Therefore, another way to assess whether you have arrived at the core fear is whether your answer relates to one of these five categories. While it may seem as though you have more than one (and, in fact, each of us has some of all five), there is one that is most fundamental, giving rise to the others. Try to make a direct connection to this one, the most fundamental core fear. The answer you get will explain the thought system at the very core of your personality, that which is behind every interpretation and decision you make when less than wholly fulfilled.
Be prepared to discover significant connections about why your life took the course it did, profound “Aha!” moments, as the puzzle pieces come together making sense out of the major, minor, and everyday choices you have made. This can bring a momentous, sometimes life-changing awareness of that which defines your personality, who you “are.” It is often accompanied by powerful emotions, as well as the beginning realization that we are free to choose a different way of being.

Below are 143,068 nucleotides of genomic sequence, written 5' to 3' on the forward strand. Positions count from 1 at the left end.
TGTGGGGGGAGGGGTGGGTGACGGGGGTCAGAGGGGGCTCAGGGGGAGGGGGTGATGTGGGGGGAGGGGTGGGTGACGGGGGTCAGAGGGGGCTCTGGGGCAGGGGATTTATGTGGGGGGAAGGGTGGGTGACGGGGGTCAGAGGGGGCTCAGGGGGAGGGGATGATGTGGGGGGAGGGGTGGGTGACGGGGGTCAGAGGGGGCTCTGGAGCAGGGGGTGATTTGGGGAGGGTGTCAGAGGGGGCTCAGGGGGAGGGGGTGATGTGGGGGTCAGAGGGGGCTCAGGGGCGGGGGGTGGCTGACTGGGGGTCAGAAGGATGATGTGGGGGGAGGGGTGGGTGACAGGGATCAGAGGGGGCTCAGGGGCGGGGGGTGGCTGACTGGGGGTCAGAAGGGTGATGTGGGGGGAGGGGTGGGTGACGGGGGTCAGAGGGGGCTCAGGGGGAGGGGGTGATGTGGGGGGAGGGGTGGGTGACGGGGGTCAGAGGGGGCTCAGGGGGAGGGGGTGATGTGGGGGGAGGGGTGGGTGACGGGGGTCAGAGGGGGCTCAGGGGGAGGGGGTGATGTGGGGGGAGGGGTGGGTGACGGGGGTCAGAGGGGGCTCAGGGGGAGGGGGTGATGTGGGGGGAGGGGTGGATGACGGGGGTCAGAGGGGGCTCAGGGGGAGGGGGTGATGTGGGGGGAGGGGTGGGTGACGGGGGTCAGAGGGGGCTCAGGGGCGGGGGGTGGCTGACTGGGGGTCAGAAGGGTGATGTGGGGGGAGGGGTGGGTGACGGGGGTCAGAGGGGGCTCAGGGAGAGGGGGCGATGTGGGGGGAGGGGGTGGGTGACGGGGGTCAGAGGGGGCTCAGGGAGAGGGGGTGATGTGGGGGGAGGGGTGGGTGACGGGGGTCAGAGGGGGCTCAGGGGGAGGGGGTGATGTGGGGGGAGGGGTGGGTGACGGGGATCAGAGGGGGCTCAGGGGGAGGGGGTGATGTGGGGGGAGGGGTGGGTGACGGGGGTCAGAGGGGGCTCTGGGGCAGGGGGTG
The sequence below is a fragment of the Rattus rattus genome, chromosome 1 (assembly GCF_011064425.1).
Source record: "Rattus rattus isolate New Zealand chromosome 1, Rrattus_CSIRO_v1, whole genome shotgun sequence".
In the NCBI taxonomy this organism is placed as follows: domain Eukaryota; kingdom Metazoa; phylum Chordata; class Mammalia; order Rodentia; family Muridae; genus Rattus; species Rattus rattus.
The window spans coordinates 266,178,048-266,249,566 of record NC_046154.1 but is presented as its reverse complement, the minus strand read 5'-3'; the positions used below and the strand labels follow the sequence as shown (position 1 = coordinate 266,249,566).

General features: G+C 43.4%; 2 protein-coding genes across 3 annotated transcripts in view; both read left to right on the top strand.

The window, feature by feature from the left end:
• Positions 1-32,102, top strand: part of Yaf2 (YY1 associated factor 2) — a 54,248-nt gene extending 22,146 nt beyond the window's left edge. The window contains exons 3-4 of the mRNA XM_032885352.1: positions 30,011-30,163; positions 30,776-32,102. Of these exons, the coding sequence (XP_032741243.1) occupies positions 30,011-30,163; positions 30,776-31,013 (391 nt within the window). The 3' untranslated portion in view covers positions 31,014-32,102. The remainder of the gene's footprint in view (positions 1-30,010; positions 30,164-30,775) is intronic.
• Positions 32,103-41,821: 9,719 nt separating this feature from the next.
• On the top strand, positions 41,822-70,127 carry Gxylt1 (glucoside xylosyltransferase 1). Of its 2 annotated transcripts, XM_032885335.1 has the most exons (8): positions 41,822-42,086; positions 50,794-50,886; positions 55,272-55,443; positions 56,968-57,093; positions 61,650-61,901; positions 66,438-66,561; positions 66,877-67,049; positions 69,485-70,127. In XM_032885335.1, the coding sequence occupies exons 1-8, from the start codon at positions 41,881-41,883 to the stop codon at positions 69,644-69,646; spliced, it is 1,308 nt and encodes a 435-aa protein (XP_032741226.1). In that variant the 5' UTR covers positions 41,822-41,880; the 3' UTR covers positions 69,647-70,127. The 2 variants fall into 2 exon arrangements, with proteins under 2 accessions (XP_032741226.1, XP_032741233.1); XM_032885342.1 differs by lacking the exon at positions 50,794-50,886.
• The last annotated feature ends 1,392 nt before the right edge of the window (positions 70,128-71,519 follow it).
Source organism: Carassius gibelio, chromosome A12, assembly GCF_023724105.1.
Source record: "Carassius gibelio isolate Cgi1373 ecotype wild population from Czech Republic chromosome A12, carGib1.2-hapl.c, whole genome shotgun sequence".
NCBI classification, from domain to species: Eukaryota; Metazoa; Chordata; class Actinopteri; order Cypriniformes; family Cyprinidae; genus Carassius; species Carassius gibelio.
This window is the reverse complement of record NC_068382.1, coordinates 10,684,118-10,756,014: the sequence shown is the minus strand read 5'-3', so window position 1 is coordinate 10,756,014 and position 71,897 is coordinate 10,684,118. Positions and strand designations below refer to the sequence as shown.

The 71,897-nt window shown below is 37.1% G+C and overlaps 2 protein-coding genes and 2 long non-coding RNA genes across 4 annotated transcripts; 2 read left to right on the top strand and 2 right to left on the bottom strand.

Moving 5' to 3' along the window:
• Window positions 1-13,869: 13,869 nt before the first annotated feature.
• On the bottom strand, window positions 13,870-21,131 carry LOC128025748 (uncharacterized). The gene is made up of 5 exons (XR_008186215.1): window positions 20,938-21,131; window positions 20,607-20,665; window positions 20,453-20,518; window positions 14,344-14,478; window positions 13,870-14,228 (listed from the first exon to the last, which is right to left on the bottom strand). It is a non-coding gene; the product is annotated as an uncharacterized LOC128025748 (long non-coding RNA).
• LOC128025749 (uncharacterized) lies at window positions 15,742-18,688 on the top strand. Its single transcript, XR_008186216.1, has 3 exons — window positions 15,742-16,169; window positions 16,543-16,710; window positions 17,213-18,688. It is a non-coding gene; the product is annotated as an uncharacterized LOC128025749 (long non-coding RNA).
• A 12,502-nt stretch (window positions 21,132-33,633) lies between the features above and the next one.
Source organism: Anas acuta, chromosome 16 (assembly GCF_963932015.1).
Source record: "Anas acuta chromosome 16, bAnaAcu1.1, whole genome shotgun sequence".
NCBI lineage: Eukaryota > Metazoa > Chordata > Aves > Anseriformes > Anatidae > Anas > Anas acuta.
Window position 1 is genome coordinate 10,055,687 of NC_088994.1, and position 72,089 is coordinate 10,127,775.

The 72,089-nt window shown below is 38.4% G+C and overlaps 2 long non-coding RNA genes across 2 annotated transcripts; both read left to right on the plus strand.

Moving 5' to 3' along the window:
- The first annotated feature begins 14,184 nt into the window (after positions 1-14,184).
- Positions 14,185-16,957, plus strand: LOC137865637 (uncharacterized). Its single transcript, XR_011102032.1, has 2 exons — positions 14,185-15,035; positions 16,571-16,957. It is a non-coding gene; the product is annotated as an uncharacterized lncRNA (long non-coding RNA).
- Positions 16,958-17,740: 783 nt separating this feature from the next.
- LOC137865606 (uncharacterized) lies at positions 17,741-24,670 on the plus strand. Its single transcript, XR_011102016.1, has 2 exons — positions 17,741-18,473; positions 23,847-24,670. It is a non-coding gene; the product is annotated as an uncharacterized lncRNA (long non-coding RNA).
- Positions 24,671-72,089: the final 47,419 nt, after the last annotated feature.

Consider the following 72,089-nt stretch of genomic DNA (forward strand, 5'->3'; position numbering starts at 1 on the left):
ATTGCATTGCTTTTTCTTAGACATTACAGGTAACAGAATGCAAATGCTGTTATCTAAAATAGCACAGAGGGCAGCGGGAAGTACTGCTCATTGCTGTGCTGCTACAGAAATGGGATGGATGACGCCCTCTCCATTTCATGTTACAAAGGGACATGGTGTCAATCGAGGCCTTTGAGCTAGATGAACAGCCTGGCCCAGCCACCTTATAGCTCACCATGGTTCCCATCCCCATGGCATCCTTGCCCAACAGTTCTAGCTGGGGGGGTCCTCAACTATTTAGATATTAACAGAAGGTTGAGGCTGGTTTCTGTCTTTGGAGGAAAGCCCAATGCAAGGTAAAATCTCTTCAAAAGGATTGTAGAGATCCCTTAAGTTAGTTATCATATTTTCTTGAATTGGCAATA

The more often you perform this exercise, the more powerful an agent of change it can become in your life. As you go through it with a variety of different circumstances, your confidence that there is always and only one core fear underneath all problems will grow. This gives enormous reassurance that you know the problem and can work on a real solution. It cuts through all the confusion and “lostness” we suffer when confronted with a situation that sends us reeling once again, our usual equilibrium shown to be a thin disguise over basic insecurity. Seeing the core fear clearly builds mastery so that in any circumstance, we can more quickly and thoroughly understand our reaction. It also makes it possible, as other exercises in the Deconstructing Anxiety program demonstrate, to discover more helpful solutions.
*Some may recognize a similarity to David Burns’ “Vertical Arrow” technique or Albert Ellis’ “Inferential Chaining” process. This is not surprising, since the effort in all of these is to achieve a more clear analysis of the true problem. However, the goal of “Digging for Gold” is dramatically different than in these other approaches: to discover the one core fear at the ultimate foundation of one’s thinking that gives rise to all problems a person struggles with.
Pressman, T. (2019). Deconstructing Anxiety: The Journey from Fear to Fulfillment. Lanham, MD: Rowman and Littlefield.